They were everywhere. Flies filled the back porches. Flies swarmed the children. Flies bit the neighbors' arms and buzzed so loud that people across the street could hear it. For nearly six weeks, people living north of Plant City around Justin Lane have been inundated by black swarms of buzzing flies. The insects bred in mounds of chicken manure that had been dumped on vacant property nearby.
"It was like a Hitchcock movie," said Steve Miller, who lives at 4110 Justin Lane, across from the dumping grounds. "In the morning you could get up here and hear the flies buzzing across the street."
Nora Carr, who lives on Bruton Road about one mile away, said she had to keep her grandchildren inside.
"The stink was so bad, morning and night," she said. "It could not be healthy _ maggots and flies, and then getting on humans."
The flies were bad enough. But then Miller got mixed up with county government.
Miller said he first called the Environmental Protection Commission in mid-April to complain about the masses of flies and the 12 to 15 semitrailer truckloads of chicken manure _ he figures it totaled more than 200 truckloads _ dumped across the street from his house.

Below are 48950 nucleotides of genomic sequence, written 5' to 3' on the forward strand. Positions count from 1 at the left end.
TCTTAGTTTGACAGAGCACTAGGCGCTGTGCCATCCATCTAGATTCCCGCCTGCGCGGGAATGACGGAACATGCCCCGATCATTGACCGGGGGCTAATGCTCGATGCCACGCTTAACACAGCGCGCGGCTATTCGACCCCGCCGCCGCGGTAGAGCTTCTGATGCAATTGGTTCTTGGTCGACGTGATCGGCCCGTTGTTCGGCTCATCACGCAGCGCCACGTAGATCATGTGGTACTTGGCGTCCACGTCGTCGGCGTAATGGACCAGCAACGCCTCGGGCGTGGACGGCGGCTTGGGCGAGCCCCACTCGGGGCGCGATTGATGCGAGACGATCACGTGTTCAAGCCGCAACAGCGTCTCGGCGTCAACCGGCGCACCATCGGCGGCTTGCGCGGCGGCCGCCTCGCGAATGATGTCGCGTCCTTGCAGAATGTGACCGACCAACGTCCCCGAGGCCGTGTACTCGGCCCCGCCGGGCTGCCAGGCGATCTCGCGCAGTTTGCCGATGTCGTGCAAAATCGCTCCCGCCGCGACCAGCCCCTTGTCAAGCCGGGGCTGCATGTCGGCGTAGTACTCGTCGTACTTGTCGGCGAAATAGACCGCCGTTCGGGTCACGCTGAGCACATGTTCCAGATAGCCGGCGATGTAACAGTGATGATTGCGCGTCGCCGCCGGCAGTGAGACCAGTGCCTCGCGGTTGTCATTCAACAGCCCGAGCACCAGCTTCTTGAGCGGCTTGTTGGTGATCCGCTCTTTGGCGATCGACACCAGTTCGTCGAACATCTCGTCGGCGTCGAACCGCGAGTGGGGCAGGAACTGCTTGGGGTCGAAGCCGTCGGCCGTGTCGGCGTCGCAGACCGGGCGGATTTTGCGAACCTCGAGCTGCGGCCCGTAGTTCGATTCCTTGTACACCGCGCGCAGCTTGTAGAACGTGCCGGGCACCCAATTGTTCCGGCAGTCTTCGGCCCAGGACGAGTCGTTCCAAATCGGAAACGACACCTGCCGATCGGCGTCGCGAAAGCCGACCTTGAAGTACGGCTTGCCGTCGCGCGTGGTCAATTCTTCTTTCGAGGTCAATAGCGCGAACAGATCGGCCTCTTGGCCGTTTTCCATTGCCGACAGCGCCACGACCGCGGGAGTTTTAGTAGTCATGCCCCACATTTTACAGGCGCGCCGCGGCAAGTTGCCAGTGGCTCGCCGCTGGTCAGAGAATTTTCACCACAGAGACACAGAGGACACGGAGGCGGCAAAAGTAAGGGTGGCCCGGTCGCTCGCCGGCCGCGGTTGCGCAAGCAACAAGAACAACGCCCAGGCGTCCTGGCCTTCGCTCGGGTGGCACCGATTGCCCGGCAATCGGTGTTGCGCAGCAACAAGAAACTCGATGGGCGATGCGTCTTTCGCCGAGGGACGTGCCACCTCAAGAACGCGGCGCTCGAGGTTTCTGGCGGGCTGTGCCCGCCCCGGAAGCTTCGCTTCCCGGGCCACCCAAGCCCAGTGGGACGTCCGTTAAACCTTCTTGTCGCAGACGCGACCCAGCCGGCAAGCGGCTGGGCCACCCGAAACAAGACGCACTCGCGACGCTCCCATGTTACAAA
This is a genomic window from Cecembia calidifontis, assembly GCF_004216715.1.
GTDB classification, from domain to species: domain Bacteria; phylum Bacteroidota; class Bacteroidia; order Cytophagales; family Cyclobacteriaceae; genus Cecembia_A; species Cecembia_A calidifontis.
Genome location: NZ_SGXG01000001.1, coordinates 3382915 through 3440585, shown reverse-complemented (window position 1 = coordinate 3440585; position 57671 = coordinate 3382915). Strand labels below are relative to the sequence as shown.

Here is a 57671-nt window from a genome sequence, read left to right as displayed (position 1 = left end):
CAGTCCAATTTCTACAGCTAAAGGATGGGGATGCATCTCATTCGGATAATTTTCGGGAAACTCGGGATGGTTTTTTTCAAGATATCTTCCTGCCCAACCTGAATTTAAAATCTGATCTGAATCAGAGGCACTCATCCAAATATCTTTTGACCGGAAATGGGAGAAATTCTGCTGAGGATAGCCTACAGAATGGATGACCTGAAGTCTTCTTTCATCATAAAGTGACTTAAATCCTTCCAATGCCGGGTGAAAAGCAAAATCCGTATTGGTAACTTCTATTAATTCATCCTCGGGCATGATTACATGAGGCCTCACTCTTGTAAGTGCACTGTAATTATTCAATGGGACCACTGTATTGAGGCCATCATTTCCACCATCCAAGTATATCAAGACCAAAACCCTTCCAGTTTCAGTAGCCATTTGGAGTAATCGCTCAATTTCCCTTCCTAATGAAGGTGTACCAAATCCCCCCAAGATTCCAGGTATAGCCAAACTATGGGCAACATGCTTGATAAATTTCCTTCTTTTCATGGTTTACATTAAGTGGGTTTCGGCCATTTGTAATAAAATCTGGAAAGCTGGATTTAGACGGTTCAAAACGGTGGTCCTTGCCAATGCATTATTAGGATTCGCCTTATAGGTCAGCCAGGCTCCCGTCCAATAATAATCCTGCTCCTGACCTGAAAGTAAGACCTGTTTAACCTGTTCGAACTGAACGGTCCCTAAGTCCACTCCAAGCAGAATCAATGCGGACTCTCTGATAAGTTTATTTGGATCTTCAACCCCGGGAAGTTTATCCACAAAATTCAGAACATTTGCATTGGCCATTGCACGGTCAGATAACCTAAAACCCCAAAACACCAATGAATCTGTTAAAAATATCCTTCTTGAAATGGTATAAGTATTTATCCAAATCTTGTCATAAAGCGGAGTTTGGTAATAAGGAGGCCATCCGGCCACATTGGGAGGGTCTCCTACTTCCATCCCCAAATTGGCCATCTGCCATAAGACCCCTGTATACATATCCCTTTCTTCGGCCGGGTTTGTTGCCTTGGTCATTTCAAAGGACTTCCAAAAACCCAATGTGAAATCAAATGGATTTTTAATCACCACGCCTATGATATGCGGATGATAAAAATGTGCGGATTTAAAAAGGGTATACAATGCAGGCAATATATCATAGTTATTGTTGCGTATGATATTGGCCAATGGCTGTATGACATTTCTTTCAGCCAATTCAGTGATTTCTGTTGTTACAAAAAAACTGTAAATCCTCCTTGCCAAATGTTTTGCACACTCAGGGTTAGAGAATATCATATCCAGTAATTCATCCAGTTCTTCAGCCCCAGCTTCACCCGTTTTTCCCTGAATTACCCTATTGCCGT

He was told the dumping was legal. He was told he could do nothing about it.
"They kept telling me it was okay," Miller said. "I went totally berserk down there."
Eventually, other agencies also got involved. After several inspections, the county Health Department stopped the dumping May 20, saying it was a public health hazard, according to environmental health director Jordan Lewis.
Sheriff's Sgt. J. D. Hill said his officers began investigating and still are pursuing a possible illegal-dumping charge.
"It's not illegal to dump anything as fertilizer," he said. But, "you're past fertilizing if you're oversaturated. This would be considered illegal dumping."
Lewis said the Health Department issued notices to Tampa Farm Service Inc., the chicken farm from which the manure originated, property manager J. A. Priest and property owner James Bonner, who lives in Broward County.
By Thursday, Lewis said, the manure had been spread with lime and plowed under.
Did it solve the problem? It depends on whom you talk to.
Miller said his truck filled with 200 flies within 10 minutes on Saturday, and only a brisk wind kept the flies away Monday.
He also is concerned that the manure will be allowed to stay there, posing a threat to the groundwater and wetlands on the property.
Lewis said his department is satisfied there's no threat to the public health.
"The problem is we have so many regulatory agencies trying to get a piece of the pie, and we're not all looking at the same thing," he said. "It's like the seven blind men trying to describe the elephant."